Shea Residences

Townhouse Residential

LOCATION

St Lucia, Brisbane, Queensland

CLIENT

Sunland Group

ARCHITECT

Sunland Design Group

The design approach to this project was particularly unique. Greg O’Shea, a prominent but quiet landscape architect from the Gold Coast, was originally commissioned for the landscape design of the residences. Greg had a passion for minimalism which complimented the overall vision for the site and the general design direction of the client. Sadly, Greg passed away suddenly in 2015 while the project was still in its early conceptual phases. The client graciously named the project after him and his initial design directions were respectfully carried through by the Form Team.

Landscape as art was a particularly strong focus of the design and the clustered geometric arrangement of the built form lent itself to a contemporary patterning similar to the artistic works of Piet Mondrian, many of which were a series of colourful rectangular shapes connected and divided by strong but delicate black lines. Weaving these ideas and the simplistic design drivers into the design helped inform the shape of gardens, the flow of pathways and the articulation of water features, fences and walls. True simplicity is difficult to achieve, especially as function begins to drive and guide the forms of the design. Considerable effort was expended to regularly review the design as it progressed into the built form to safeguard these design principles.

A common feature of podium landscapes is unsightly raised block work planters which can clutter the ground plane and interfere with a minimalist approach. The design strategy on the central spine was to simplify and reduce as many of these planters as possible, working with the complex sloping podium structure. Some planters were required to achieve planting depth for trees and these were offset into the surrounding garden spaces and obscured by the surrounding planting. The final outcomes of these efforts reflect a wonderfully seamless and simple central spine landscape.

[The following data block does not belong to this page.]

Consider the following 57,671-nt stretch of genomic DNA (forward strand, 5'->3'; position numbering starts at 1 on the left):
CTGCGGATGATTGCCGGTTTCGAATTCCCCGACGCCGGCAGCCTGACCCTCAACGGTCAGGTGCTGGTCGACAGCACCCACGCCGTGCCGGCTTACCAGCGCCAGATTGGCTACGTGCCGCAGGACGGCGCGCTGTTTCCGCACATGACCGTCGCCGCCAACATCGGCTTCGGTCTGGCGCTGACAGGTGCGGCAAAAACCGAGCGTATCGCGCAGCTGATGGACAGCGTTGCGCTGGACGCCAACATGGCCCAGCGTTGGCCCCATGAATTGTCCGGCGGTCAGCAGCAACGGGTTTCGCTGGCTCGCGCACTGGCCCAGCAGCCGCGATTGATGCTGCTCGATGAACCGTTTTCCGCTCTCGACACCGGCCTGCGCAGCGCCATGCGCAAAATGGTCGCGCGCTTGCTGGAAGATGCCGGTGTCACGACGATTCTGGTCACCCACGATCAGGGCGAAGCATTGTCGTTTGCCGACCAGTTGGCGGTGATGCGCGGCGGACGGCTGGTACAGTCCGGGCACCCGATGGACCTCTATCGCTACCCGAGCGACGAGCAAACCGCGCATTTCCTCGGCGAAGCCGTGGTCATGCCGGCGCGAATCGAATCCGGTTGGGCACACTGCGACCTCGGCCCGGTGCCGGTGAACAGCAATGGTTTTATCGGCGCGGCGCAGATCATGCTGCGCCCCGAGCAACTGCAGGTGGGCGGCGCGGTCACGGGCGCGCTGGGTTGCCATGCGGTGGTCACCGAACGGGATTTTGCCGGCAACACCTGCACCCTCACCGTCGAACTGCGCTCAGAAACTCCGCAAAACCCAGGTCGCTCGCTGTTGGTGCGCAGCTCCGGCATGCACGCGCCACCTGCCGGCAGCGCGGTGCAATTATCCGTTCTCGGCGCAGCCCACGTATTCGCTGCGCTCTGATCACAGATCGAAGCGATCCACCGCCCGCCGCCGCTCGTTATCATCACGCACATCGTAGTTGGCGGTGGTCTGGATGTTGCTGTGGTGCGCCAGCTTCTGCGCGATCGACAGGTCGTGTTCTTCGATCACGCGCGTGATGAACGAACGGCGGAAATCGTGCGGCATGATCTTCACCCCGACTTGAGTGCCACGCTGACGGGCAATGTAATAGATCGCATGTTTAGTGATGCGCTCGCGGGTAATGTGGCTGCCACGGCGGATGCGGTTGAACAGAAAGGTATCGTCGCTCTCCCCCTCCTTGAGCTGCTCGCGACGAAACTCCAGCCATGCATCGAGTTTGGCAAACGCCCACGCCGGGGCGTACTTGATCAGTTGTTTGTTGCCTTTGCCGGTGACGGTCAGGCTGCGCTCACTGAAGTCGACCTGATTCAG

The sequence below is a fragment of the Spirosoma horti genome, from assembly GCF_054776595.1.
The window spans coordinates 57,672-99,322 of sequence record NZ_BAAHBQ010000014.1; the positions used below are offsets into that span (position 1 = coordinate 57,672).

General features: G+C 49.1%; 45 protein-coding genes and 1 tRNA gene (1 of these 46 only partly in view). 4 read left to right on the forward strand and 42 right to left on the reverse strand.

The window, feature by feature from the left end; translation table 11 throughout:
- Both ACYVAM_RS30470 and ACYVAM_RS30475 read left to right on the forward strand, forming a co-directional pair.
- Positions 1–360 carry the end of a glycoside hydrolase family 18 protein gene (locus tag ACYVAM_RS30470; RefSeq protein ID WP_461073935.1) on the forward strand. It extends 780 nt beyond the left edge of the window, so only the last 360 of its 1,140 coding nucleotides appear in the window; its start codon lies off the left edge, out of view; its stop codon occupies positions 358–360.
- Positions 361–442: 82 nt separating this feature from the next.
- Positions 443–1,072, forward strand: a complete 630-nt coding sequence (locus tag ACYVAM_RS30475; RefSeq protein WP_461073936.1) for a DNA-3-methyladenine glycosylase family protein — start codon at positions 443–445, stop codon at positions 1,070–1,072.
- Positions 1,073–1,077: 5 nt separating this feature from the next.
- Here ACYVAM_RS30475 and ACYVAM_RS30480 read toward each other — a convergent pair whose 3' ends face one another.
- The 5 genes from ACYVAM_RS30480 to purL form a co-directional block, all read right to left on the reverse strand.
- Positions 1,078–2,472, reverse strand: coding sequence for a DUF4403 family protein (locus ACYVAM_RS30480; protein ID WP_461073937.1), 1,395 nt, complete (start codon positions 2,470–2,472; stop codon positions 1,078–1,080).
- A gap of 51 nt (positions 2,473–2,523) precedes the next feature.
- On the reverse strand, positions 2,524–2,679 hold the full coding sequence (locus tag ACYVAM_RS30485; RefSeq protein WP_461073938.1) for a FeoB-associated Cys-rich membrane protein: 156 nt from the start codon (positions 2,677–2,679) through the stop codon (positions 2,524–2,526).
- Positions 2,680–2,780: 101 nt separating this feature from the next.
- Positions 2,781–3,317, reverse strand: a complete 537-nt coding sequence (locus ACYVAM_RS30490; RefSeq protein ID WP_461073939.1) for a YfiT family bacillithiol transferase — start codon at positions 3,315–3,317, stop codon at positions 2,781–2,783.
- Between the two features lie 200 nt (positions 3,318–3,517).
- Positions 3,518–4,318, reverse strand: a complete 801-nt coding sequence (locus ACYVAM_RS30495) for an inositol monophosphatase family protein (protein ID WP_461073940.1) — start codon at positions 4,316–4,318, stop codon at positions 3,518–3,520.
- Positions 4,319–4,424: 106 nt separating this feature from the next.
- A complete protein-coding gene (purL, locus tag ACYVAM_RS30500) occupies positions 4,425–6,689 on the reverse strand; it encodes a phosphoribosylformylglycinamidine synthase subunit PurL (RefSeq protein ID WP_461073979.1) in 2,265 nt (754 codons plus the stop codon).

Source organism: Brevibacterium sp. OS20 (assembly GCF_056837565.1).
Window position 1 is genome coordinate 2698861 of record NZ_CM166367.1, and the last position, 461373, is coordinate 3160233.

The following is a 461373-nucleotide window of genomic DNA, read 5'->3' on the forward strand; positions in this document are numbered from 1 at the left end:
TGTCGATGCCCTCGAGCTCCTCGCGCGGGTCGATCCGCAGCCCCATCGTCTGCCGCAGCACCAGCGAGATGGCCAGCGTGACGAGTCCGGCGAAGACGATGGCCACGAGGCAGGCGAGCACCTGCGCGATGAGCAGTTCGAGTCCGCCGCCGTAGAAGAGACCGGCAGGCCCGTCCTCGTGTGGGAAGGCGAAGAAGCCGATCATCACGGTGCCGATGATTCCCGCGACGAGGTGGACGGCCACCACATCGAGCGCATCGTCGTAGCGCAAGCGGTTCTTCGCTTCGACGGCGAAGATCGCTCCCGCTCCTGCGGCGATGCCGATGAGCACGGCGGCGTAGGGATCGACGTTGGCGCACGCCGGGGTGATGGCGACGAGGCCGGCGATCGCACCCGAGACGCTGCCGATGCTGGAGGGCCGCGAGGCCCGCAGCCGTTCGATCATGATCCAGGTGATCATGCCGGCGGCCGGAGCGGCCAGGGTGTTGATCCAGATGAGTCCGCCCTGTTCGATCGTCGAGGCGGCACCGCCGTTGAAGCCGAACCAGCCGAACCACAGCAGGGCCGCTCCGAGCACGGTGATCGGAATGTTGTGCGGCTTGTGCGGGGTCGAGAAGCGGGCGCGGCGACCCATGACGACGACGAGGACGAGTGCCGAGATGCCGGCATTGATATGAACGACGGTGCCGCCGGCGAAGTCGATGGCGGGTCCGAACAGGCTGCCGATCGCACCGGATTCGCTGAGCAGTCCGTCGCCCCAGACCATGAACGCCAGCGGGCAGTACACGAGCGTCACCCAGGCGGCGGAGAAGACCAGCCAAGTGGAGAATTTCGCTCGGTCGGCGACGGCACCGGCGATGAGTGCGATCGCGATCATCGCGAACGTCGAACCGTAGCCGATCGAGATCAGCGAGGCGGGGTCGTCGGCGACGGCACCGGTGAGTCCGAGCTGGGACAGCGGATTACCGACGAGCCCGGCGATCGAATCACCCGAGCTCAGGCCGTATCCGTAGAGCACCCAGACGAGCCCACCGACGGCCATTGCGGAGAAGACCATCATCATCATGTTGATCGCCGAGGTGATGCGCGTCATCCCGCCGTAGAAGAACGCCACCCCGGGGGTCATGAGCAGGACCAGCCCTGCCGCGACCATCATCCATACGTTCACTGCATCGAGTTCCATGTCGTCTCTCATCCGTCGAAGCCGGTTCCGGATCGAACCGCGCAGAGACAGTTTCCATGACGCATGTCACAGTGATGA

Reflective water features also came under similar scrutiny to maintain a light touch on the ground plane. Multiple construction methodologies were explored to achieve a delicate edge to the water without putting too much strain on the project budget. After a series of prototypes were built and tested, the final result was a marine ply frame encased in a polished fiberglass shell which gave the water features a delicate form while also being light weight to aid in the ease of installation.

The plant palette for the project was simplified to preserve the core design principles and the selected plants were carefully considered in terms of appropriateness to climate, planting depths and design focus. Simple but elegant carpets of star jasmine dominate the planting areas, lightly pruned to control growth and regularly providing a covering of white flowers coupled with a beautiful aroma. Pink trumpet trees accentuate the vertical plane against the striking architectural forms down the central spine and seasonally provide points of difference starting with lush green foliage that falls during the drier winter months culminating in a bright pink floral display in spring. A functional plant inclusion that also uses an older training technique for a striking appearance is the Lisbon lemon tree. To make efficient use of a narrow space and harness the warmth stored in the adjacent wall, these trees have been espaliered onto a series of wire cables and form a beautiful green latticework that produces fruit for the residents.

A historical sandstone pavilion exists on the site that previously formed part of the main entrance to the administration building of the Brisbane Central Technical College. This later became the Queensland Institute ofTechnology and is now known as the Queensland University ofTechnology. Until demolition began on the principal residence this artefact was hidden from view in the thick overgrown landscape. The pavilion has been retained and re-purposed for the residents and is now positioned as a centre piece for the social and recreation hub of the site. The building itself features a lounge, cinema and entertaining kitchen overlooking the pool and connects to an outdoor gym and barbecues. The juxtaposition of the period architecture with the contemporary minimalism offers an exceptionally striking social gathering space for the residents.

The successful delivery of this landscape design is something that the Form team are extremely proud of. The delivery of Greg O’Shea’s initial vision through the careful detailed design and documentation stages of the project has added an extra dimension of depth and meaning to this development.